Anthologies

“No Penis Gourds Here” Published in Wandering In Bali Anthology

Diane’s story “No Penis Gourds Here,” was just published in the anthology, Wandering in Bali, (Wanderland Writers). Available at Book Passages.

Excerpt:

Actually I’d come to Indonesia in search of the penis gourd people on Papua New Guinea and the matrilineal Minangkabau on Western Sumatra. But through various quirks–the Balinese would call karma— I found myself on Bali.

My own connections to Indonesia go back more than forty years when I was living in Holland, married to a Dutch medical student who had spent his early years on the then-Dutch colony of Indonesia with his parents and older brother. I heard tales of their beautiful lives there. Beautiful, that is, until WW II broke out and they were interned in Japanese concentration camps–his mother with the two boys, his father in a separate camp. His older brother died in the camp and when the war was over, they all returned to the Netherlands. During my own years living in Holland, my connections to Indonesia included friendships with some Indonesians who left Indonesia after the war, my former mother-in-law’s memories, and dinners of nasi goreng and rijsttafel at local restaurants. One day, I thought, Indonesia would be a place I wanted to explore for myself.

Today, the war is mainly a distant memory. Indonesia and its 17,000 island archipelago gained its independence from The Netherlands in 1949. Bali, although one of the smallest islands, is the best known to foreigners and hosts a booming tourist trade. The Balinese have a love-hate view of the bestselling memoir, Eat Pray Love, that has even further inflated this boom.  Australians chug-a-lugging their way through their holidays, Americans seeking bargains to rival Cost Plus and gurus to predict their futures, Bali “cowboys” serving single women on the beaches of Kuta’s resorts are stereotyped images I held of Bali. Since normally in my travels, I seek out the lesser trod paths, Bali was never high on my to-do travel list. So when I ended up here between visits to two other lesser-known islands, I approached my visit with skepticism….

Available at Book Passages.

“The Infelicities of Travel: Gems Among the Ruins” included in BATW Anthology

Diane’s story “The Infelicities of Travel: Gems Among the Ruins” was recently published in the Bay Area Travel Writer’s 2012 Anthology entitled, “Travel Stories from Around the Globe.”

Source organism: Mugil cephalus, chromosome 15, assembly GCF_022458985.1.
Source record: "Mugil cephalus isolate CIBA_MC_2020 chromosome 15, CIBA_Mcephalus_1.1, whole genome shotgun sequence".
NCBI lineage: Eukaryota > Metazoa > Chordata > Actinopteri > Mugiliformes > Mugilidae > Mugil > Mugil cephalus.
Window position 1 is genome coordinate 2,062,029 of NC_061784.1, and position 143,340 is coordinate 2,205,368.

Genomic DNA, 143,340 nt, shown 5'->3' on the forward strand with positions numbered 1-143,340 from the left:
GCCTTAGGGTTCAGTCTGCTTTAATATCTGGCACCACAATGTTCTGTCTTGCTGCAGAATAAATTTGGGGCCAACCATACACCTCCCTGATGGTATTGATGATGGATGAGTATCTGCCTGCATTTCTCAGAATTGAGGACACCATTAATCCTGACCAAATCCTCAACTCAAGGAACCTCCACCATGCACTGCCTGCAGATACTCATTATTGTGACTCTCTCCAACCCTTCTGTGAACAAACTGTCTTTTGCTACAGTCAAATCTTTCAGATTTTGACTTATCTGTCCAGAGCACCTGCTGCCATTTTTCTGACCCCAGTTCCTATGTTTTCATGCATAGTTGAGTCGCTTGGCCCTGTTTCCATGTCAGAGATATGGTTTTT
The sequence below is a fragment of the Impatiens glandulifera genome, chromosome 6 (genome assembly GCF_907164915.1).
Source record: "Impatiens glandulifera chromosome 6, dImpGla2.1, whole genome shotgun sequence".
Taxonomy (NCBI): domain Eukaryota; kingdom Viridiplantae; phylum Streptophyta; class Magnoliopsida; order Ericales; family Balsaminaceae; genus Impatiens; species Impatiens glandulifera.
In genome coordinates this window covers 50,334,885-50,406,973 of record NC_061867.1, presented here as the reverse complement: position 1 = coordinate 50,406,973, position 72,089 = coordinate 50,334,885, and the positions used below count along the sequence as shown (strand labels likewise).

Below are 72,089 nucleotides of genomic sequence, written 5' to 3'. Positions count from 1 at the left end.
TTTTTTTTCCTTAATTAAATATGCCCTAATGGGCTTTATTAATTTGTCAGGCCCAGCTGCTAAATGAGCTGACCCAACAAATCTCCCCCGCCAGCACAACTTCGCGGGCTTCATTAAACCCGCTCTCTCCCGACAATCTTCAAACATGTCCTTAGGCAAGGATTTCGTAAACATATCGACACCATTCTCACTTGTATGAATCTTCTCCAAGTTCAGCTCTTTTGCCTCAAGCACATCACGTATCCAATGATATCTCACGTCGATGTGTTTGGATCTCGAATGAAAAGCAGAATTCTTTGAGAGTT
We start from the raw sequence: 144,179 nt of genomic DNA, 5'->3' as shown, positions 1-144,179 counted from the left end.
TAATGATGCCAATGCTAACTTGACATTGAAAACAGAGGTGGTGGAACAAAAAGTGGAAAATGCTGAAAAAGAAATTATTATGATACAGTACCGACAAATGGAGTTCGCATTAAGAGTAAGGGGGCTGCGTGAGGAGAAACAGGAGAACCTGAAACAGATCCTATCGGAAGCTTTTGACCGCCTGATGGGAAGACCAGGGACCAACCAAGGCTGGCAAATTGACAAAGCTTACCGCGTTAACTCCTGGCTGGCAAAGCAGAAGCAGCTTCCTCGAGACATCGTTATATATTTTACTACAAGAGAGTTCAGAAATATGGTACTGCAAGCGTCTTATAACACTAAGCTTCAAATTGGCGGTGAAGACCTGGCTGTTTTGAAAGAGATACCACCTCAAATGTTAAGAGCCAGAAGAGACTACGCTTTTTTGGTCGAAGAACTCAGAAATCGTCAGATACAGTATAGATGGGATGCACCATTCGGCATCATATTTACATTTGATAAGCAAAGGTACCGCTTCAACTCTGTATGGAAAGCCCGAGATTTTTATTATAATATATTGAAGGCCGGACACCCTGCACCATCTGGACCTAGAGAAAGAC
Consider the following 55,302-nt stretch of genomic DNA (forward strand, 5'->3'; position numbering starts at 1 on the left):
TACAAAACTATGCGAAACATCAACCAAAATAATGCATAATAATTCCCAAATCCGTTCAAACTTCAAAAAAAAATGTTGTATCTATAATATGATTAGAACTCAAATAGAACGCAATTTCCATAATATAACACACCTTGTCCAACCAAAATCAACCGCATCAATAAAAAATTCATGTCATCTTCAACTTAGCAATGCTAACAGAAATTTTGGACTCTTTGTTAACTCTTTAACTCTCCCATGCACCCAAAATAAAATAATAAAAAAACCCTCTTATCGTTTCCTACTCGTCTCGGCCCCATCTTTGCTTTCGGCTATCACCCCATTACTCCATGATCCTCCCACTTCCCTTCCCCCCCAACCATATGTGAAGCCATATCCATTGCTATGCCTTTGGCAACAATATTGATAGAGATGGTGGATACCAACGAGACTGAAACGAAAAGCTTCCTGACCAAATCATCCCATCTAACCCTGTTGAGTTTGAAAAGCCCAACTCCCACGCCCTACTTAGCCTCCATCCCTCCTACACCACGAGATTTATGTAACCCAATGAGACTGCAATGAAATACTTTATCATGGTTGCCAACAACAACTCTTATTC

The anthology was juried by Julia Cosgrove, Editor-in-Chief of AFAR magazine; John Flinn, former Travel Editor of the San Francisco Chronicle; and Janet Fullwood, former Travel Editor of the Sacramento Bee. The 23 stories included were selected from some 60 submissions, taking readers through Europe and Great Britain, the Americas, Pacific Rim, Africa, Tibet, and India, capturing the timeless spirit of travel.

Watch her read the story at the book launch event.

At Home in Kabul

Winner of Travelers’ Tales Solas Gold Award for Best Women’s Travel Writing 2010

–Diane LeBow

Word count: 3844

“That’s the Hindu Kush Mountains, the killer of Hindus.” An Afghan man sitting next to me on the Ariana Afghan Airlines flight from Dubai to Kabul leaned over and explained. Outside the window, the flat desert lands of Iran and southern Afghanistan suddenly gave way to barren blue and gray ridgebacks, like waves of a stormy sea. I thought about the land I was visiting and wondered how stormy the political situation would be during my upcoming visit to this war weary land. As I was leaving for the San Francisco airport twenty-four plus hours ago, a friend called: “Have you been listening to the news? There’s just been another bombing in central Kabul, many people killed and injured, and an assassination attempt on President Karzai. Do you think you should delay your departure?”

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Dancing on the Wine Dark Sea

dlb_036_440x600.jpgBATW Best Bronze, Essay in an anthology